All businesses should have a grievance policy (it’s one of the three compulsory policies you must legally have) so it’s worth brushing up on your own before you take any next steps. Also, it’s worth noting, that in technical terms, a formal grievance is submitted when it’s in writing , so Slack and Teams can still count….
Below are some suggested next steps to take if one does land in your lap & when following an informal process (which would always typically ‘shadow’ a formal one anyhow):
1. Make sure that you are aware of all of the relevant information in relation to the complaint. This means speaking to the person who made the complaint and not only hearing their side of the story but checking out any facts to support it: what their concerns are and what (if any) resolution they are looking for. Whatever you do – avoid making assumptions: about their intent, the situation. Anything.
2. Next up: get your Poirot act on as it’s time for a bit of detective work (or ‘fact finding’ as we say in the trade). Typically this is something which is easy enough to do if it’s a simple complaint and involves speaking to those referred to in it and separating out what supports it, what doesn’t and what can’t be found. Try and do this in a sensitive way however to minimise the number of people involved and maintain the confidentiality of the individual.
3. Once you have all the facts, you can start to look into resolving the grievance. Sometimes this will involve looking at any company policies or procedures which may be relevant, as well as taking into account any legal guidance or recommendations. Other times it might be that you find that there has been some wrongdoing and need to escalate it and take potential disciplinary action against another team member. At this stage, we would definitely advise talking it through with your HR guru to see what options you may have and how to mitigate any further risk.
4. If you haven’t already at this stage, we would recommend meeting with the person who made the initial grievance and discuss what you’ve found, what actions will be taken to resolve and why. It’s also a good opportunity to explain how the grievance procedure works and what the next steps will be if they are not happy with the outcome in this case.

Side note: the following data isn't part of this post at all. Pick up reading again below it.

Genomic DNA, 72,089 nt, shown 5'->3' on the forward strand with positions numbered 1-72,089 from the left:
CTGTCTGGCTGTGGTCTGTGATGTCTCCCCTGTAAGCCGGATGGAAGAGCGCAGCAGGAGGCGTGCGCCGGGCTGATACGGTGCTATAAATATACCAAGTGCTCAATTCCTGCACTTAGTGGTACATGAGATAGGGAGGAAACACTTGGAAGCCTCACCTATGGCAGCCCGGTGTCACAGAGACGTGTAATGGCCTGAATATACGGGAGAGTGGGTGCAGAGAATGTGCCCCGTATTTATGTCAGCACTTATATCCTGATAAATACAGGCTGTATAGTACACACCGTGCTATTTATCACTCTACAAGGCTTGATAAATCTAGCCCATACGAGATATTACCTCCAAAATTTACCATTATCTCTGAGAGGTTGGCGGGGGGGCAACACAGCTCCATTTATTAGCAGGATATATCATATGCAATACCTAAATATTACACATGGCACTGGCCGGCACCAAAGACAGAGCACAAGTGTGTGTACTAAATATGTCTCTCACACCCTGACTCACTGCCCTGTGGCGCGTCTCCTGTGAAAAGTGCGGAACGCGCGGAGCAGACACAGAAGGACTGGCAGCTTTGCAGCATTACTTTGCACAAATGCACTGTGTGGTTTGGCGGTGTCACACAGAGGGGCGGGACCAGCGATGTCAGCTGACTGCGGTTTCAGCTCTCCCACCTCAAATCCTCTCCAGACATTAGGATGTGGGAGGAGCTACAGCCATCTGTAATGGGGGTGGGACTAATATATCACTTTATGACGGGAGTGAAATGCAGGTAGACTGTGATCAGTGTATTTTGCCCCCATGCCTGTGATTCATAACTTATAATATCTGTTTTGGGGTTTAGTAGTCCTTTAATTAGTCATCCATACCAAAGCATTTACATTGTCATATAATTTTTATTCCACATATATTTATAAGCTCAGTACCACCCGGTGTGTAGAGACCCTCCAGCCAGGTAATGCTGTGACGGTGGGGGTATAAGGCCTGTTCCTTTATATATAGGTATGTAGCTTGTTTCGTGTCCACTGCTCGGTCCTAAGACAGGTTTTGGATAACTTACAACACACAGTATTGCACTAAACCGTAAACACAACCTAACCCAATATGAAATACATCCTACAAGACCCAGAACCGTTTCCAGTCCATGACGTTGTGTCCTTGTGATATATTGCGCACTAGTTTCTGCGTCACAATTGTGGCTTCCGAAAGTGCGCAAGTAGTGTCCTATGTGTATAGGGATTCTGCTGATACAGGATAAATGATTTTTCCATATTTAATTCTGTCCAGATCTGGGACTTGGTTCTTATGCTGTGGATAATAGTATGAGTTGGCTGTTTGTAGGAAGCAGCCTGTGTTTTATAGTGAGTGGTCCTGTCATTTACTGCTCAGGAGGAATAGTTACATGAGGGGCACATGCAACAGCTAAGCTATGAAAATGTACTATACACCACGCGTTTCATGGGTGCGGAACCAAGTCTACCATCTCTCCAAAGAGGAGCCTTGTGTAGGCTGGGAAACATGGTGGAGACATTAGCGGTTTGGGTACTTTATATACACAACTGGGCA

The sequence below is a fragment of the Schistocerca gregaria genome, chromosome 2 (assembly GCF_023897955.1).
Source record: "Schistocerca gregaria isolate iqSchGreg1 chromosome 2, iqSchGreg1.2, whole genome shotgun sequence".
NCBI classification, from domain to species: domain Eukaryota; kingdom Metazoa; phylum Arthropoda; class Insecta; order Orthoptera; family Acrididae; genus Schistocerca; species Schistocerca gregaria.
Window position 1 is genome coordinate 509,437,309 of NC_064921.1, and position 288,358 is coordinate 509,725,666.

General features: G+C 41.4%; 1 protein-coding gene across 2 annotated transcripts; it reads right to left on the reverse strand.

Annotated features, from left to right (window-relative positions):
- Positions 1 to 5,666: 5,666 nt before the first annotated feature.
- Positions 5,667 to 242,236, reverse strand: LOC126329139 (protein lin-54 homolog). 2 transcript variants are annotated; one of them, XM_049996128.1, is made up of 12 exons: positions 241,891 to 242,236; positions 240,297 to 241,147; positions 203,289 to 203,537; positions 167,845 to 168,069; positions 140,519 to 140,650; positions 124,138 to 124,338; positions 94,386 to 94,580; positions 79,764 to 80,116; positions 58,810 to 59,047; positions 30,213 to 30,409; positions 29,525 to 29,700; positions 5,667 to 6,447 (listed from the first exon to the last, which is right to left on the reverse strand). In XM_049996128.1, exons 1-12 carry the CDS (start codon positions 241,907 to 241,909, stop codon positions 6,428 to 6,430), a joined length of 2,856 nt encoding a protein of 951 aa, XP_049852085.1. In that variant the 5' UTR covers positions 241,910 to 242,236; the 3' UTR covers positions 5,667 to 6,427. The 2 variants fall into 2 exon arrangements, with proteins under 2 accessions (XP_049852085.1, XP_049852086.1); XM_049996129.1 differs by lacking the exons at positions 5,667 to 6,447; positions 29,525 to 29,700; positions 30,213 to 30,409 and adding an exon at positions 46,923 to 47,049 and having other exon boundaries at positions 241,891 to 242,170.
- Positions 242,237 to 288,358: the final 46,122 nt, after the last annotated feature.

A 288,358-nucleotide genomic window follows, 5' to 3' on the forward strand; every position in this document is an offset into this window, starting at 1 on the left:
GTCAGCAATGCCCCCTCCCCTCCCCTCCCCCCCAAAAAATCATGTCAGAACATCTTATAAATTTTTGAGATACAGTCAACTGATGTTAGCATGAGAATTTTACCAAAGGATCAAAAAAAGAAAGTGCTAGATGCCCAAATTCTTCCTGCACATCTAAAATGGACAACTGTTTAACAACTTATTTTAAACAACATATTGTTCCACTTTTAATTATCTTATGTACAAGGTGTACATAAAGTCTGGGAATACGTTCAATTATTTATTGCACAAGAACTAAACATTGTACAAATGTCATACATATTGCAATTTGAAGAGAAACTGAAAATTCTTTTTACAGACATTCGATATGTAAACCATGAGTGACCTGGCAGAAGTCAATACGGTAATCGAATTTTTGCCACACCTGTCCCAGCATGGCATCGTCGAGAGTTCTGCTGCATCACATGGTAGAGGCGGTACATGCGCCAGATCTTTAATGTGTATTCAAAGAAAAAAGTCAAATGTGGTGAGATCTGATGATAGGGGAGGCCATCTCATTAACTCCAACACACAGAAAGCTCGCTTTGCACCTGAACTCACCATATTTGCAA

If you’ve come to a resolution, happy days ( and this is the case in most situations), but it’s still important to follow up in writing so that there is a record of what was discussed and agreed upon. This can help to avoid future concerns and shows how seriously you’ve taken the complaint.
The steps above are just a guide: every grievance is different and so the process may vary slightly depending on the situation.
If you need a hand working your way through a concern someone has in your business or want to get up to speed on how different processes work, drop us a line via email@example.com or give us a call on 0203 6277048.
If the phrase ‘Management Training’ conjures up images of a suited three day offsite to a faceless training centre on the Surrey borders, then you likely came into the workplace at the same time as me…. . Management Training as it was when I entered corporate life, was very regimented, solely classroom based and very predictable. There were of course some real nuggets of learning to be found in many, but being stuck in a room for several days discussing areas that perhaps had little relevance to my own role in order to get to those, meant that the most exciting thing I often found to come out of it was the acquisition of a shiny new binder, most often condemned to a shelf once you arrived home and never viewed again ( case in point, I found 2 such folders from the early 2000’s when I moved house recently – I still hesitated to throw them out despite not having opened them for many years such is the ‘power of the binder’!).